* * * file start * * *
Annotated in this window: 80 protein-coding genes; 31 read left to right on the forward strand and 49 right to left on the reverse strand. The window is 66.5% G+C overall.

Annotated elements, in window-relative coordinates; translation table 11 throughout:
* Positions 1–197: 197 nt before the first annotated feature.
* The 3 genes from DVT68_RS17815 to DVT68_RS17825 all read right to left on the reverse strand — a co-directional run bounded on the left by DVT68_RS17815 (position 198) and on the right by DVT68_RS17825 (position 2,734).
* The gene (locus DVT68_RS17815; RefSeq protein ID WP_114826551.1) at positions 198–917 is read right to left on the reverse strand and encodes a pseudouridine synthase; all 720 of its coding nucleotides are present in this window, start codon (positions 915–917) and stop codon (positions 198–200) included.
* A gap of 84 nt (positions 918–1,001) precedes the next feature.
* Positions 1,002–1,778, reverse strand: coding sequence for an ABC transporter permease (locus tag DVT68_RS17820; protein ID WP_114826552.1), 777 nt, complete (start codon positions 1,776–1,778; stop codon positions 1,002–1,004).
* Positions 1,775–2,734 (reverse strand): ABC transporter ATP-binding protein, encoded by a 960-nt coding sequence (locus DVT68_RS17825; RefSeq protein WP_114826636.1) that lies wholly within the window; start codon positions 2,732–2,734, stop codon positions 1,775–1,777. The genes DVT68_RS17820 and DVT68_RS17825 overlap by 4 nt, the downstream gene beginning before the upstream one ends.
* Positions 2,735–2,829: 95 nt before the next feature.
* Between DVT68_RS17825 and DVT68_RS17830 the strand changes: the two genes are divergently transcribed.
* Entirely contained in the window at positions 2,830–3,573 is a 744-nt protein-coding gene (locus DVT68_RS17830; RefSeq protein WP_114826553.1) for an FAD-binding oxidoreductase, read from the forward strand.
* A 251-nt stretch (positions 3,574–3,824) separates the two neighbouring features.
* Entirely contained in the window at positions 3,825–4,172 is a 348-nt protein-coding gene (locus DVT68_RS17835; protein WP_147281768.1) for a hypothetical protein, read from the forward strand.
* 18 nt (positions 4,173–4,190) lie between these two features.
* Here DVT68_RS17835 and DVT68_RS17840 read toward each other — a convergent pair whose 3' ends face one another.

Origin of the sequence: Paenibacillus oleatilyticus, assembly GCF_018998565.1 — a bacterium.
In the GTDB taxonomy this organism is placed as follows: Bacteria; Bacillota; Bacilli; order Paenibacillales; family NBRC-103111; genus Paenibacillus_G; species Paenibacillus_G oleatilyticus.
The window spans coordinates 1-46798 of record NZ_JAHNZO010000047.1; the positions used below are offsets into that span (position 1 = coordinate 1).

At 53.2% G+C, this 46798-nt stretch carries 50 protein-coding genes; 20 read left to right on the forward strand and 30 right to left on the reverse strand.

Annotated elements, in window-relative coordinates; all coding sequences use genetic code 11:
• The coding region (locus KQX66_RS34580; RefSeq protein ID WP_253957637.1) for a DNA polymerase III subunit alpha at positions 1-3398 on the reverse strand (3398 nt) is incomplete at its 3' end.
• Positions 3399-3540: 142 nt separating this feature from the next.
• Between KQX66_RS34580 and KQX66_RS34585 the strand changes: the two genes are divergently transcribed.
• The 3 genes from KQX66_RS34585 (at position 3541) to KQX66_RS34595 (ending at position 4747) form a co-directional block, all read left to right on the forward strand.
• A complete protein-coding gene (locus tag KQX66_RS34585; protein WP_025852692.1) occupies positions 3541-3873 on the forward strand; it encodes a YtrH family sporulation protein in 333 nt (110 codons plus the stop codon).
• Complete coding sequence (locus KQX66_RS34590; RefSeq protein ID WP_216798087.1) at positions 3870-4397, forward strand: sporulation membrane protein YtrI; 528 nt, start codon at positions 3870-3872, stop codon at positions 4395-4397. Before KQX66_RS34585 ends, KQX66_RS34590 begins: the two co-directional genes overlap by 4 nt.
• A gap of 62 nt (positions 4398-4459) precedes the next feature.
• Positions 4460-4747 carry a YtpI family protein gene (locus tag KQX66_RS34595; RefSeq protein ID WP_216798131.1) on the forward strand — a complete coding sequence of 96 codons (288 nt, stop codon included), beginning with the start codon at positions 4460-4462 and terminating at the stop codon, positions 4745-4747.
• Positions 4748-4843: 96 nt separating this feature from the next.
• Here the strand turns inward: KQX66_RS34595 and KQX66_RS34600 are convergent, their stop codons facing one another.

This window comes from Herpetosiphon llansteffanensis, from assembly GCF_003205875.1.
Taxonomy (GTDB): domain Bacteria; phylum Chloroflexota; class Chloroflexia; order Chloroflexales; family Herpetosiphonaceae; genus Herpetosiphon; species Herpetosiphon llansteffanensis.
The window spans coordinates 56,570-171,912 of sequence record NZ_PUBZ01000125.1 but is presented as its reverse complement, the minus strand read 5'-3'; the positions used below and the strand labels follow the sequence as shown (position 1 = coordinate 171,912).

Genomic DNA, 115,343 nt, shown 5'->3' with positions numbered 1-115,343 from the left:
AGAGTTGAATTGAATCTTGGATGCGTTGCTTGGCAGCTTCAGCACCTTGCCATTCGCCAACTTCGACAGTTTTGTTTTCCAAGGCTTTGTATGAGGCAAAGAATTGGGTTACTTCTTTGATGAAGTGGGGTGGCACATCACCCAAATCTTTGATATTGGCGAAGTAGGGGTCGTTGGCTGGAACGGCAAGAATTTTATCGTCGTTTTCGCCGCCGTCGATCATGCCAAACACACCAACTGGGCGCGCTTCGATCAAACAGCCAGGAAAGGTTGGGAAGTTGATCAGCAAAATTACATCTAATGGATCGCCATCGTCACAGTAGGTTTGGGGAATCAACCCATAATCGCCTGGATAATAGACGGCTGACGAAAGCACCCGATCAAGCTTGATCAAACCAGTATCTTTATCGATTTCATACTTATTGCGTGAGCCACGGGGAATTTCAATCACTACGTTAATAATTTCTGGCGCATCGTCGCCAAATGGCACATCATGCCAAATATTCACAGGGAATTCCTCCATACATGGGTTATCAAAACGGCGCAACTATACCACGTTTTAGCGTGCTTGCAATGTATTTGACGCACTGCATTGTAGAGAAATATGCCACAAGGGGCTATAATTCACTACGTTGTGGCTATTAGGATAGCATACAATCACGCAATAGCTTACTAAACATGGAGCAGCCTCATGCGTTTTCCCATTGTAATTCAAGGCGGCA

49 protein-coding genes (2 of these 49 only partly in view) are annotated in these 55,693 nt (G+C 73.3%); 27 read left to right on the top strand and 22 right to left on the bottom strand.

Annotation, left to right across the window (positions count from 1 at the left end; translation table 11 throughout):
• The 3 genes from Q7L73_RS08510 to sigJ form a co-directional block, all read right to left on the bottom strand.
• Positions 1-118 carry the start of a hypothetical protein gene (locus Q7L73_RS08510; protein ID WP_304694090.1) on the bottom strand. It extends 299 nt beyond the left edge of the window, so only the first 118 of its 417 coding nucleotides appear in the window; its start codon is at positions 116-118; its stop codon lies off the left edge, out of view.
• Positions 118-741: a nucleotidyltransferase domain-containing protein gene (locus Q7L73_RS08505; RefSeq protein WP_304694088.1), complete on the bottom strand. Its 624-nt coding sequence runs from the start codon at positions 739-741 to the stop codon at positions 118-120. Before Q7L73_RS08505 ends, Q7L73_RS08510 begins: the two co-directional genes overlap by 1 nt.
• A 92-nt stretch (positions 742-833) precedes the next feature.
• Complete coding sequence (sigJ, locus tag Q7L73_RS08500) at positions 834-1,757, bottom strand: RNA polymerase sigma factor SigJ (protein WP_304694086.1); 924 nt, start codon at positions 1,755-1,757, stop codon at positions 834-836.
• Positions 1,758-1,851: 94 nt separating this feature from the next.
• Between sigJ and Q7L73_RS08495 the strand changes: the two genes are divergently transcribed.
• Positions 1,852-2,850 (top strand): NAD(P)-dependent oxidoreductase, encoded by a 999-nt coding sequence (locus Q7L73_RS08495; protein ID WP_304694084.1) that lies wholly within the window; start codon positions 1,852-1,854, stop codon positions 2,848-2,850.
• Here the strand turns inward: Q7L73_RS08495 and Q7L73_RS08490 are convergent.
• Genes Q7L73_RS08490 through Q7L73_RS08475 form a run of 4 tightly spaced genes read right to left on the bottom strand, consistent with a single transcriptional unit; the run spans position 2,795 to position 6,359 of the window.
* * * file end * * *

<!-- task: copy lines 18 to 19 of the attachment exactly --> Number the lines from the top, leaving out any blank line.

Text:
The window spans coordinates 1-46798 of record NZ_JAHNZO010000047.1; the positions used below are offsets into that span (position 1 = coordinate 1).

At 53.2% G+C, this 46798-nt stretch carries 50 protein-coding genes; 20 read left to right on the forward strand and 30 right to left on the reverse strand.